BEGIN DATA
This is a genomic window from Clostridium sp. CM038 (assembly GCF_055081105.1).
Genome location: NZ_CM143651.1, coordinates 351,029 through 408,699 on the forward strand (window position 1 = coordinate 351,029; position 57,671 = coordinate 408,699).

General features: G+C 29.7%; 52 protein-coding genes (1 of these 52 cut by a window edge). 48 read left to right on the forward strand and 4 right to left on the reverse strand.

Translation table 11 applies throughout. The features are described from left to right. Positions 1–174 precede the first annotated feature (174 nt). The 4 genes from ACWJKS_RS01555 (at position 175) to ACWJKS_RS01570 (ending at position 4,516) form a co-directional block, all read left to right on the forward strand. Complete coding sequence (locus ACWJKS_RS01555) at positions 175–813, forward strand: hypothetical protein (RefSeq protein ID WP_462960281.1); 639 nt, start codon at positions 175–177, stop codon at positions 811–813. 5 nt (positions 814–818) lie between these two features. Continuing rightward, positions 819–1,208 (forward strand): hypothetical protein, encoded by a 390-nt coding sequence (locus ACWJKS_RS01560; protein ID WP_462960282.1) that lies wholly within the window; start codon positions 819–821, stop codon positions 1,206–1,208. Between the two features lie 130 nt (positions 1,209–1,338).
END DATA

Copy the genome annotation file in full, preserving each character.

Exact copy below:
This is a genomic window from Clostridium sp. CM038 (assembly GCF_055081105.1).
Genome location: NZ_CM143651.1, coordinates 351,029 through 408,699 on the forward strand (window position 1 = coordinate 351,029; position 57,671 = coordinate 408,699).

General features: G+C 29.7%; 52 protein-coding genes (1 of these 52 cut by a window edge). 48 read left to right on the forward strand and 4 right to left on the reverse strand.

Translation table 11 applies throughout. The features are described from left to right. Positions 1–174 precede the first annotated feature (174 nt). The 4 genes from ACWJKS_RS01555 (at position 175) to ACWJKS_RS01570 (ending at position 4,516) form a co-directional block, all read left to right on the forward strand. Complete coding sequence (locus ACWJKS_RS01555) at positions 175–813, forward strand: hypothetical protein (RefSeq protein ID WP_462960281.1); 639 nt, start codon at positions 175–177, stop codon at positions 811–813. 5 nt (positions 814–818) lie between these two features. Continuing rightward, positions 819–1,208 (forward strand): hypothetical protein, encoded by a 390-nt coding sequence (locus ACWJKS_RS01560; protein ID WP_462960282.1) that lies wholly within the window; start codon positions 819–821, stop codon positions 1,206–1,208. Between the two features lie 130 nt (positions 1,209–1,338).